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Traditional vs. Trenchless Sewer Repair

Posted on July 9th, 2019 by ChristainSon_Admin

Just like any other piece of plumbing, sewer lines running to and from a property can fall into disrepair over time. Tree roots, earth movement, and corrosion all play a part in forming cracks and leakages and, without treatment, a broken pipe can quickly turn into a smelly, unhygienic, and damaging mess.

Unlike the regular plumbing in your home, however, main sewer lines are difficult to access and, therefore, much harder to repair. For a long time, the only way of locating and replacing the problem section would often require you to dig a trench and uncover the entire length of the pipe. In the process, this also means you would possibly have to:

  • Dig up large chunks of your garden.
  • Tear up parts of your concrete driveway and sidewalk.
  • Restrict access to a large, potentially hazardous area of your property.
  • Shut down traffic to the road.
  • Obtain time-consuming and expensive permits to dig and disrupt traffic.

Trenchless sewer repair provides a solution to many of the problems that the traditional method faces. For both of the main trenchless repair techniques—pipe bursting and pipe lining—the access required to the pipe is minimal, and an entire sewer line can be replaced without ruining your home and garden.

That isn’t the only difference between the two approaches. To find out more about the advantages and costs of each, just check out this infographic. If you’re not sure which one’s right for you, call us at (512) 246-5400 for a free quote!

Traditional vs. Trenchless Sewer Repair Infographic

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New HVAC Installation: What Does a New HVAC System Include?

Posted on June 26th, 2019 by ChristainSon_Admin

There are several different types of HVAC systems that you can choose from for a new HVAC installation at your home. The type of system you select will be based on several different factors. It is important to review each of these factors with your AC repair and installation technician to ensure the system you select is the best one for your home.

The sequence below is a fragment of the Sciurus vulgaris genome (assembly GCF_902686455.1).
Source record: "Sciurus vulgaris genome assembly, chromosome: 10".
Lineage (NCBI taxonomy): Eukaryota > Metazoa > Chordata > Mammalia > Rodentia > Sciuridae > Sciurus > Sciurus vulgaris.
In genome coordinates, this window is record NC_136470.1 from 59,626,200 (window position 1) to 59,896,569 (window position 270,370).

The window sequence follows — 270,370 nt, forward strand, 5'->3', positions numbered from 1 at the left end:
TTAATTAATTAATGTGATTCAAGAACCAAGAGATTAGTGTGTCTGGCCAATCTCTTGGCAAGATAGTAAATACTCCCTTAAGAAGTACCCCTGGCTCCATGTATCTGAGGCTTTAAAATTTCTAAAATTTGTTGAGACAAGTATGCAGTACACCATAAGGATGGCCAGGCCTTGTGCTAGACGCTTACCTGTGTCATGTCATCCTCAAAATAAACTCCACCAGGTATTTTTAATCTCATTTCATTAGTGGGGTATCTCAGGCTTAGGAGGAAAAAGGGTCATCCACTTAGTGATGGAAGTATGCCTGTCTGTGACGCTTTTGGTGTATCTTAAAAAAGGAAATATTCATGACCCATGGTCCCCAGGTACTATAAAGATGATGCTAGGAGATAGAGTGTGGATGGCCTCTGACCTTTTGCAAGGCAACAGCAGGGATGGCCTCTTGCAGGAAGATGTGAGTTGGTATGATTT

1. Size of Home

The size of your home will determine the size of the HVAC system. It is important to make sure the size of the unit is matched to the size of your home. You want the system to be able to meet your heating and cooling temperature preferences.

It is worth noting that getting a bigger HVAC system than you need is not going to provide any additional benefits. The system will still provide the same heating and cooling as a properly sized HVAC system. The only difference you will see is an increase in your energy bills from operating a larger system.

On the other hand, if the new HVAC system is too small to meet your heating and cooling needs, the system will run more often. On those hot Texas summer days, an undersized unit runs almost constantly to try to keep your home cooled.

Not only is this not very energy-efficient, but it also places a higher level of wear and tear on the system. Since the system runs more often, it will have a much shorter useful lifespan.

2. Duct or Ductless Home

Whether your home has existing air ducts or not is another factor you need to consider when selecting a new heating and cooling system. If your home already has existing ductwork, then you will want to choose a duct-based system.

If your home does not have ductwork, you can either choose a ductless HVAC system or have ducts installed. Just keep in mind that adding ductwork to your home will require you have sufficient space.

In addition, installing ductwork will require removing parts of the walls, flooring, and other areas of the home so it can be installed correctly. The costs of installing ductwork will also increase the total HVAC installation cost. This is why most people without ductwork in their homes will opt for a modern ductless HVAC system instead.

Air conditioner split type embed on wall of living room

3. Current System

Your current HVAC system does have some influence on what type of new system you will get. If you have a split system, then you may only need to have a new AC installation service to replace just the air conditioner. Conversely, you might only need heating installation if your furnace needs to be replaced but the air conditioner is still working.

Types of New HVAC Systems

There are five general types of new HVAC systems you can choose from for your new HVAC installation. Let’s take a look at each one and what is included with the system.

1. Packaged HVAC Systems

Packaged HVAC systems are quite common in Texas and most southern states. They combine your cooling and heating into a single unit that is installed on the exterior of the home. The system is a duct-type system that connects to the existing ductwork.

Common components found with a packaged HVAC system are:

  • Heating Unit: The heating unit can be either gas or electric.
  • Cooling Unit: The cooling unit is electric.